34. This is sufficiently different from the permanent “Foolish Movie Geography” thread that I don’t feel bad mentioning it after I said I’d refrain.

    When I was 16, I took Driver’s Ed in high school. We had a trailer full of simulators out by the driving range. I had #13, the haunted simulator (which would drive by itself, causing the teacher to tell me to stop, before I was finally able to show him that it had a will that was not mine).

    One day, we were sitting in our fake drivers’ seats, steering and signaling and accelerating and braking along with the movie on the screen in front of the room, when I suddenly realized that things looked familiar. Chicago? Chicago area? Within a minute, I saw that Baha’i temple and knew that my guess had probably been right. For the remainder of the class, I happily ‘drove’ around the city we would see when we visited Mom’s family, every three years or so.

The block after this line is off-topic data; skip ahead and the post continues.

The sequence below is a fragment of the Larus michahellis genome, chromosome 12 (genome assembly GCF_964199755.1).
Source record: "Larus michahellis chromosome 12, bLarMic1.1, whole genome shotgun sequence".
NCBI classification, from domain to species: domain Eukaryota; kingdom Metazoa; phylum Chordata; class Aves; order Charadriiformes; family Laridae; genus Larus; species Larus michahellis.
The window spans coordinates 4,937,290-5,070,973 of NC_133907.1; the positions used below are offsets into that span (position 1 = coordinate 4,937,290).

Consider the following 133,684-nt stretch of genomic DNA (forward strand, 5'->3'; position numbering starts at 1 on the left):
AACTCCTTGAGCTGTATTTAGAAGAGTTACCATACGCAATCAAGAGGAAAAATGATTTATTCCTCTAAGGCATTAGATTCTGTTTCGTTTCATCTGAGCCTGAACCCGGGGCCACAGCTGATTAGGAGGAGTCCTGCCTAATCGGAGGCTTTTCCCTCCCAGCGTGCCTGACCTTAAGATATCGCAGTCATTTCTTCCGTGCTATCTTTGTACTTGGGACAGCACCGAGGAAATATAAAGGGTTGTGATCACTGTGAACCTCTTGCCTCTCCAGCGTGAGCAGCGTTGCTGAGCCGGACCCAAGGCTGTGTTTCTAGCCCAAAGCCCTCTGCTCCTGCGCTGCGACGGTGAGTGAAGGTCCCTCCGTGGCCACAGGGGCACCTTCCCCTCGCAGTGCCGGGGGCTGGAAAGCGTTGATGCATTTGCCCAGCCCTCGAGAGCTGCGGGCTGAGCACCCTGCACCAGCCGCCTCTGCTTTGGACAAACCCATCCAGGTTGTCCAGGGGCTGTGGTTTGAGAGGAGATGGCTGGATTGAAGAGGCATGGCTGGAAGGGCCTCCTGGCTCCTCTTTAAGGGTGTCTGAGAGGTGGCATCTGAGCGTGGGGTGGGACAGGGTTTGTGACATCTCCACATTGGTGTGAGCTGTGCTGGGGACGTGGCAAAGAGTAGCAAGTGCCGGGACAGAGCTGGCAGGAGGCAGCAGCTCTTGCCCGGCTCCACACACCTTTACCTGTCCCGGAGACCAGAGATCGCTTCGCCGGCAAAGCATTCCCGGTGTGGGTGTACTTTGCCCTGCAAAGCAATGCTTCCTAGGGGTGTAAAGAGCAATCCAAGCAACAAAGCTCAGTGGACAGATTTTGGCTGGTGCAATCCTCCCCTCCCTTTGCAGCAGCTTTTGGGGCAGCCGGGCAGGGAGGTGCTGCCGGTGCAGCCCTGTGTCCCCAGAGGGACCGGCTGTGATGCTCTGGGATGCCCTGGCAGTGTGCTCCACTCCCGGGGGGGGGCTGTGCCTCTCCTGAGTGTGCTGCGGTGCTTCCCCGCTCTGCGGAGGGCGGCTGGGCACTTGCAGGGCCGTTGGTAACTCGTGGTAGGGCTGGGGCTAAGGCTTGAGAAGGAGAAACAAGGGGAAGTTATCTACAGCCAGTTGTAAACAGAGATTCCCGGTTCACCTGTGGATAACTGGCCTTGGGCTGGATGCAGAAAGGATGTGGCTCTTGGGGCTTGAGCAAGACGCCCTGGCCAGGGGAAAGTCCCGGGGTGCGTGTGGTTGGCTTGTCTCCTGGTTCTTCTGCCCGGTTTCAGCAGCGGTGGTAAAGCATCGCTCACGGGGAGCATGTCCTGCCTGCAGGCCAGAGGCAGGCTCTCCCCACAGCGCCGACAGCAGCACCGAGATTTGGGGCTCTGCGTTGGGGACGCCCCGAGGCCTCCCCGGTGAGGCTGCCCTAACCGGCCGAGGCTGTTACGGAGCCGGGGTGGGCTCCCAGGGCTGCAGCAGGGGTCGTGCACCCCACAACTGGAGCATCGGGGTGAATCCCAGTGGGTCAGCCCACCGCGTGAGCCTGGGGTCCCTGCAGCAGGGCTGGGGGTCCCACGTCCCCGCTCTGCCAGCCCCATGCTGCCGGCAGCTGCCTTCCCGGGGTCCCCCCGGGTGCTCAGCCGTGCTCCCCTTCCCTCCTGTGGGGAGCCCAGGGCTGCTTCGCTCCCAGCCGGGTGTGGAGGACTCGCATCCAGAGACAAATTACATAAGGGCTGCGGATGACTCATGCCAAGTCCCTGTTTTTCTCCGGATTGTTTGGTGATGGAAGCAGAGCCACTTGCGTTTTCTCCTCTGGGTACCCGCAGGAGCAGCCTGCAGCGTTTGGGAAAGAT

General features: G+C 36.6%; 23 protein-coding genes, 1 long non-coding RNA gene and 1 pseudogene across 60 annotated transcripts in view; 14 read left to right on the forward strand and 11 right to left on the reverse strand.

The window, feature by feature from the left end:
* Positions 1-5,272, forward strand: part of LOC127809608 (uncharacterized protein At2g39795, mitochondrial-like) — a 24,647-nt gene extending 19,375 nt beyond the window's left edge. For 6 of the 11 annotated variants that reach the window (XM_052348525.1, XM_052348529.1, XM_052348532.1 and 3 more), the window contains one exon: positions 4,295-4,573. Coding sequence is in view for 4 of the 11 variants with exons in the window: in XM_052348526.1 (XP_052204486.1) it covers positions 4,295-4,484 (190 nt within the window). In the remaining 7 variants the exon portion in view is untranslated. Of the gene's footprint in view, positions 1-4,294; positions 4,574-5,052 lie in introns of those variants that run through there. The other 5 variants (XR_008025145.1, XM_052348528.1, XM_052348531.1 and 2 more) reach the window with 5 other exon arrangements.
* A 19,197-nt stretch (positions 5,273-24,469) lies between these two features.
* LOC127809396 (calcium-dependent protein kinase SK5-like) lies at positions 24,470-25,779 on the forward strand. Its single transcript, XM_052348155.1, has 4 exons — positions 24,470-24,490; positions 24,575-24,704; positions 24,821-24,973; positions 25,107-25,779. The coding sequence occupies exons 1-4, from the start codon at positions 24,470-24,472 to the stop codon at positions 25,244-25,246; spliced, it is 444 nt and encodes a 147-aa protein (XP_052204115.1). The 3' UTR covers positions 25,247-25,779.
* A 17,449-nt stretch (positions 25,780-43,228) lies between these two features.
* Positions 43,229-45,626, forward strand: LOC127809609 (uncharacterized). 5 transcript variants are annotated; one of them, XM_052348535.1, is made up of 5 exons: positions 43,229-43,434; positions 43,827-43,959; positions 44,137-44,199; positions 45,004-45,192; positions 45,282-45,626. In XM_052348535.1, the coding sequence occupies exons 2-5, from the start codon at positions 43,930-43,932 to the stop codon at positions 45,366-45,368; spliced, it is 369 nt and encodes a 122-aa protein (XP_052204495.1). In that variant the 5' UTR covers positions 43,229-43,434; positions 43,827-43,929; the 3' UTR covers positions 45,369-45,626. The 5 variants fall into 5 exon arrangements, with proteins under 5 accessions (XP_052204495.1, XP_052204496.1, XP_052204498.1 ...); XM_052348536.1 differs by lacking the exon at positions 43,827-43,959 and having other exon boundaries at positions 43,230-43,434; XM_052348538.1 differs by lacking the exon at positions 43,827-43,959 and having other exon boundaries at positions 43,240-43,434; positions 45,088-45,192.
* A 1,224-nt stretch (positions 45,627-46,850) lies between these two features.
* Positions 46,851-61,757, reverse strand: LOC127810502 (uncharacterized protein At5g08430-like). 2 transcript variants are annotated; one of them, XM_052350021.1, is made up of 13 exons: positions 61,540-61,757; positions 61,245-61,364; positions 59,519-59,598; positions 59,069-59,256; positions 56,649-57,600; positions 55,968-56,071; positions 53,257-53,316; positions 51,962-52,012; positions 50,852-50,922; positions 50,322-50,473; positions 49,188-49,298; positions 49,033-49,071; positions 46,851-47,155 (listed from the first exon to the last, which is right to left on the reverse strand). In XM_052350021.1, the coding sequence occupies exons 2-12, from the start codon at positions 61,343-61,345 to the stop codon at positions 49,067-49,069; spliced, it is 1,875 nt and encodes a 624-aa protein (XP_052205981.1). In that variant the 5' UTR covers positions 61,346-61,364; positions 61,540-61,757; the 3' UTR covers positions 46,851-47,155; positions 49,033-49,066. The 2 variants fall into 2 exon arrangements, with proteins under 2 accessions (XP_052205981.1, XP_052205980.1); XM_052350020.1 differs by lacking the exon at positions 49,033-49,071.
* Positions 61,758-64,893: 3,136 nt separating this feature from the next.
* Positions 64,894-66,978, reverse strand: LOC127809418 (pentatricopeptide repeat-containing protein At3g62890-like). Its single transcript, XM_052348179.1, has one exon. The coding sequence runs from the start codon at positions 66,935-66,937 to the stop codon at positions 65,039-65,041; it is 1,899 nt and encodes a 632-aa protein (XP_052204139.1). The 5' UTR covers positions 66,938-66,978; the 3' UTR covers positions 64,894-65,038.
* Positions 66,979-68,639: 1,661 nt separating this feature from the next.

(On a related topic, I was watching a late-night T&A pic on Skinemax, strictly for academic purposes, and recognized not only my favorite used book store in Norfolk, the Bibliopath, but even the owner, H.L. “Yeah, I got a few bucks for that,” he told me later. “Not a whole lot.” It was a brief scene. H.L. kept his clothes on.)

  35. @ Lenora Rose:

    I have small children. This sometimes affects my tv viewing.

    Oh, good. You can probably figure out the tune for this:

    Pixel Scroll, Pixel Scroll, we’ll file it on the double!
    Pixel Scroll, Pixel Scroll, from Earth’s core to the Hubble!
    No news too big, no fan too small!
    Pixel Scroll, we’re on a roll!
    Pixel Scroll, Pixel Scroll, Pixel Scroll. . .

    Which means that for the last *day* I have had this going around in my head:
     
    There was a file that had a scroll, and Pixel was its name-o….

    Replacing one earworm with another is good, right?